He be coming home late is a dialectical phrasing that means, as you surmise, he [habitually] comes home late. It is associated especially with African-American English and Caribbean English.
Linguists call this the invariant be or habitual be. Be is not simply a replacement for is; he be coming home late means he customarily or regularly comes home late, and not that he is currently in the process of coming home late. Some discussion of this in layman's terms can be found in the Slate article Why We Be Loving the “Habitual Be” by Katy Waldman, at the Lexicon Valley blog.
The meaning of lyrics is highly subject to interpretation. As Mark Foster is not a native speaker of African-American English (so far as I know), the lyric may be intended to paint a certain image of the narrator or setting, but it might simply have been an artistic choice for sonorous qualities aside from any cultural connotations. It's also impossible to know whether he is aware of the natural use of the habitual be or, as many do, he thinks he can drop it in anywhere to replace is, or if "Robert" thinks so.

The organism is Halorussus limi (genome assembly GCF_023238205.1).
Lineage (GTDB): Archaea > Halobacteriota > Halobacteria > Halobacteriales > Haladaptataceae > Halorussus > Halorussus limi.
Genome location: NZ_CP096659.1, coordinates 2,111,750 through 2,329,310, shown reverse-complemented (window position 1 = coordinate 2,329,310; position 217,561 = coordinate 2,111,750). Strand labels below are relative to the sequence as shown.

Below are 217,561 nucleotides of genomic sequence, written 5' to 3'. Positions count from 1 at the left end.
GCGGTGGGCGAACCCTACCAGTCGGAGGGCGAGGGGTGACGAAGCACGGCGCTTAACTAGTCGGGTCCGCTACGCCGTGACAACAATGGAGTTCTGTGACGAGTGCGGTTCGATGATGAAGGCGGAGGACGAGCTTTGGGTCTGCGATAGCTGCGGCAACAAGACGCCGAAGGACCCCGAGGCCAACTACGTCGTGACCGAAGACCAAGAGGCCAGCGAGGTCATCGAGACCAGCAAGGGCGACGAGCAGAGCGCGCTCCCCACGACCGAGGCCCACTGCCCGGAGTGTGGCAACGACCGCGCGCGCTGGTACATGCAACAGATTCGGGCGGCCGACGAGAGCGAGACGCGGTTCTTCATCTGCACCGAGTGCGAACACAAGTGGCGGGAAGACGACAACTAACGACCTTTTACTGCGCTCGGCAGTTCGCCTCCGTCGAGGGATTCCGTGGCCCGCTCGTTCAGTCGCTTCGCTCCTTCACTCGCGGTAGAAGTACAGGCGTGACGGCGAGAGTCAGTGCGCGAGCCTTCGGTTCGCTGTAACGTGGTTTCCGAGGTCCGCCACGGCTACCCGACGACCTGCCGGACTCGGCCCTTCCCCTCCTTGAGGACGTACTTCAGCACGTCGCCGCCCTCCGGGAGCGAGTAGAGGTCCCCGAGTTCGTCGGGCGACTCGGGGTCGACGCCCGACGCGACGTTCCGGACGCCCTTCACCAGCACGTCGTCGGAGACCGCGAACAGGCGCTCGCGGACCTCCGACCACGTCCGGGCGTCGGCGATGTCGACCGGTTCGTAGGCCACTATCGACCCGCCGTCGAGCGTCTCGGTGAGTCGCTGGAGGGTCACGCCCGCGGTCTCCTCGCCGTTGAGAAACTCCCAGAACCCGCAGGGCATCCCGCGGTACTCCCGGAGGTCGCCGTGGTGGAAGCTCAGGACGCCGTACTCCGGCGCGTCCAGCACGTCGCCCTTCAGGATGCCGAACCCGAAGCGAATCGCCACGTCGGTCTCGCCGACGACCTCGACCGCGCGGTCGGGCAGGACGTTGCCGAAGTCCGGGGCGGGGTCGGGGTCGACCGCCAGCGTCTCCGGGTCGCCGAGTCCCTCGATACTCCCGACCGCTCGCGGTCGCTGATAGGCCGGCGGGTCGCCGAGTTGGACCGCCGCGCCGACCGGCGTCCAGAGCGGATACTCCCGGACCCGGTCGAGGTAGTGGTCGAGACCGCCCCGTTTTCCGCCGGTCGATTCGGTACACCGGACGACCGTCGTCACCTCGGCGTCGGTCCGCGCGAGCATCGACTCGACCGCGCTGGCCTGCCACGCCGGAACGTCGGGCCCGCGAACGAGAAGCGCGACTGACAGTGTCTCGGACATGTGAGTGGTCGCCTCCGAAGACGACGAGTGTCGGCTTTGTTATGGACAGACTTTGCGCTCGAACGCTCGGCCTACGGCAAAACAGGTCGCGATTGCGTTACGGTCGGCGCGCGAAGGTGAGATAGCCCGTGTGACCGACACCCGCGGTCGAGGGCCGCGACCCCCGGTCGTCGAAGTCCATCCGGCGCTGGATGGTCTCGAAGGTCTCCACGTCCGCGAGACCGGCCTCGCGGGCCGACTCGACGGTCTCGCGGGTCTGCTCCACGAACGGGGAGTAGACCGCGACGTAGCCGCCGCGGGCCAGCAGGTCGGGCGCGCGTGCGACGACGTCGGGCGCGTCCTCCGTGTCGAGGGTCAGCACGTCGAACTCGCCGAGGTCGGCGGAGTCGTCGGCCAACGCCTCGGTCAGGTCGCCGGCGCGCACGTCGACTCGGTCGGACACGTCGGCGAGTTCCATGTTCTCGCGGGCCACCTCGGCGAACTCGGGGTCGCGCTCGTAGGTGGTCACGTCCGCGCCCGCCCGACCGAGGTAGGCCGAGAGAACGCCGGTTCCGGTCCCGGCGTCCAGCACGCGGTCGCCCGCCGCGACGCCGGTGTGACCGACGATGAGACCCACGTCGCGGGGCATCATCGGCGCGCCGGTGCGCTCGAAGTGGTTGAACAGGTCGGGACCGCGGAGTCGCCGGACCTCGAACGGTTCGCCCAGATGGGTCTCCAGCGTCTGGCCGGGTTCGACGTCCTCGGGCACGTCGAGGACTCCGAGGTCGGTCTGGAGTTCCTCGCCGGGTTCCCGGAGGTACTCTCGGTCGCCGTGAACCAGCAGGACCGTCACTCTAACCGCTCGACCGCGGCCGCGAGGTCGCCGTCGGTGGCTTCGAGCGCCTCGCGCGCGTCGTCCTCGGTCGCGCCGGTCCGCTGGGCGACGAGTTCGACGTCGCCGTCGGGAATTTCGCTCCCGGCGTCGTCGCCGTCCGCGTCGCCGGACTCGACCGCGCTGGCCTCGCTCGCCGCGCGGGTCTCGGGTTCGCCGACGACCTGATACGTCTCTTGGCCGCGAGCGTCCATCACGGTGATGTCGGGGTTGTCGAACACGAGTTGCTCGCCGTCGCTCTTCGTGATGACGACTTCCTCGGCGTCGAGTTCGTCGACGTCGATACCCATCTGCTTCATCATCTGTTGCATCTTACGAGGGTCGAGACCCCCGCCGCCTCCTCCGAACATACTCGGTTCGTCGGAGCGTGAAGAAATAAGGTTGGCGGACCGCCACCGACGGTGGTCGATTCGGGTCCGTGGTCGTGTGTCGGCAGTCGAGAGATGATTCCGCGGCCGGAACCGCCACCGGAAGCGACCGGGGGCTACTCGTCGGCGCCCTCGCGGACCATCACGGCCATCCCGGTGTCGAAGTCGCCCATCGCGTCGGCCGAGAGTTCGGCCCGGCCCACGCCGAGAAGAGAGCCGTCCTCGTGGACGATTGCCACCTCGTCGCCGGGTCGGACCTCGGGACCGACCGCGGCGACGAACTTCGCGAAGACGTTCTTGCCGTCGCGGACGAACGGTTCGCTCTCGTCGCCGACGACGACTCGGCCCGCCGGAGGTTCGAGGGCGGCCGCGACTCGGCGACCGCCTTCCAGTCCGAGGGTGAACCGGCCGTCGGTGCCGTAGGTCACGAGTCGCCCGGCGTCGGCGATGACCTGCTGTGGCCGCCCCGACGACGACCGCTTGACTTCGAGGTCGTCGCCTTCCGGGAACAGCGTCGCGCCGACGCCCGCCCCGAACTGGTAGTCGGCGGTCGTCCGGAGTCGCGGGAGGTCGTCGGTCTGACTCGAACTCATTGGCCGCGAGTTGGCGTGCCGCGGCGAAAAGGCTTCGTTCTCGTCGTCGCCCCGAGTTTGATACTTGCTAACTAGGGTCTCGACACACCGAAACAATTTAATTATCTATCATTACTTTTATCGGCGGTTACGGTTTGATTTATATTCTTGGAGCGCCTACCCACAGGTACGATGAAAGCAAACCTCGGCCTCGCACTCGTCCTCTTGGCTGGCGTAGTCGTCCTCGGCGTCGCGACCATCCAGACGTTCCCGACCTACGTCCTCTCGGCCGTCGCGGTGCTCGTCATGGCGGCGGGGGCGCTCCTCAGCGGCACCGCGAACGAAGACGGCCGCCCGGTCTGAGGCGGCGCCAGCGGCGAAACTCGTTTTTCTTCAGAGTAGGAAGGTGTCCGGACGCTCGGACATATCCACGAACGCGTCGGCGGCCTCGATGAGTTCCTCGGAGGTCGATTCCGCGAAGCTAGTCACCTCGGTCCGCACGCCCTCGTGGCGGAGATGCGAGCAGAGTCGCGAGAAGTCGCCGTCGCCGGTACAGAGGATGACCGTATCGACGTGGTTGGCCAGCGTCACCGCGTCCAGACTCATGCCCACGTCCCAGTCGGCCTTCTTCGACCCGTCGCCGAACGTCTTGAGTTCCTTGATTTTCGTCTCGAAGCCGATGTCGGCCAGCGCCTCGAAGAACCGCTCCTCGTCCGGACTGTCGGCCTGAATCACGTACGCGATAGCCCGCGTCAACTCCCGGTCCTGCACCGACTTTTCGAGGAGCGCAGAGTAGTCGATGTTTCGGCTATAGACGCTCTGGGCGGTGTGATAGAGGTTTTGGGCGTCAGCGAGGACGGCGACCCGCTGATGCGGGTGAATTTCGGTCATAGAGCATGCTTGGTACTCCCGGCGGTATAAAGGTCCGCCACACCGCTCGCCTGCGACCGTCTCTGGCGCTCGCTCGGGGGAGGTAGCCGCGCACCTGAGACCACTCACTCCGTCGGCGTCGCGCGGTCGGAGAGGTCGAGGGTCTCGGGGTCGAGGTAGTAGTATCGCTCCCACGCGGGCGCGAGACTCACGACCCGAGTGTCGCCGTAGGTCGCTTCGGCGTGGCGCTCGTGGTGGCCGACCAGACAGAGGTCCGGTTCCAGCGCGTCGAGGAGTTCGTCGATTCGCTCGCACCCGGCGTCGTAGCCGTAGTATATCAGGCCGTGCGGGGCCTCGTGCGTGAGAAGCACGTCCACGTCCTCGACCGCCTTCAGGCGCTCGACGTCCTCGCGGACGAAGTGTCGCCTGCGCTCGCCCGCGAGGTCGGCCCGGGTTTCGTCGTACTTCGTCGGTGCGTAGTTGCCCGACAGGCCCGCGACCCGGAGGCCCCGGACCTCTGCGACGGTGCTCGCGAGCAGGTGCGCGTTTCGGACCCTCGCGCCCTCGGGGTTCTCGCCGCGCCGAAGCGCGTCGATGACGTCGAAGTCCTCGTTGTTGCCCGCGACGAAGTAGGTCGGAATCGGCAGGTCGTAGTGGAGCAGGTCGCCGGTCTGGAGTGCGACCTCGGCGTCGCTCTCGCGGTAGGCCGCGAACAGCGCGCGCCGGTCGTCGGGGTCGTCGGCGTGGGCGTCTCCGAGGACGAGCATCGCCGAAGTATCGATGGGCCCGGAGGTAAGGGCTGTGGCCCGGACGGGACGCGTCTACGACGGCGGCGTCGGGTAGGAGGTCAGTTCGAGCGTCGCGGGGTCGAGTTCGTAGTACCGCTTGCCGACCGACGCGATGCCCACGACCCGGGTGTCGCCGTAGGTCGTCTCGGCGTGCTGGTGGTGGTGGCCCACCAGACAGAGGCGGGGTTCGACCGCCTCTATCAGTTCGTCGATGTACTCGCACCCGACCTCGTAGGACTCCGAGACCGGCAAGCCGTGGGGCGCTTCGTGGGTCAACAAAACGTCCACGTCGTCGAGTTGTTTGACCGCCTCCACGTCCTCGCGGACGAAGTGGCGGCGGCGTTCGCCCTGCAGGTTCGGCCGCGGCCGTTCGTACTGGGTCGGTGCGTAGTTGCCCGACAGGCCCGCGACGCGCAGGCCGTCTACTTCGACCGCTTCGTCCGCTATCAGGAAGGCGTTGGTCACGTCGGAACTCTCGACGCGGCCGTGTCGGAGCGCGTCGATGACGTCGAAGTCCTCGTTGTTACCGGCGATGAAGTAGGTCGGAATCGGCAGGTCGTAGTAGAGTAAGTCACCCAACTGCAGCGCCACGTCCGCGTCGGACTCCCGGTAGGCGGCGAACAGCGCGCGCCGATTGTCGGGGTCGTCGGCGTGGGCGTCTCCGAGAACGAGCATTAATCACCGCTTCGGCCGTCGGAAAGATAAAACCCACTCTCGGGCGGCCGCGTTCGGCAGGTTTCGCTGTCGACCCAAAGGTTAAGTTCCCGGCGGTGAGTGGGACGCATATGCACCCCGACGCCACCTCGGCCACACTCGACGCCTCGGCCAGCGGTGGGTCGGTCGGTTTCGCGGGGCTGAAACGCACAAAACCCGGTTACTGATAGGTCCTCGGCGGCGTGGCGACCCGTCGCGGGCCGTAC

Using dialects of minority communities is always fraught for an outsider, so I would advise the average English learner to stick with more standard English (e.g. he "always" comes home late).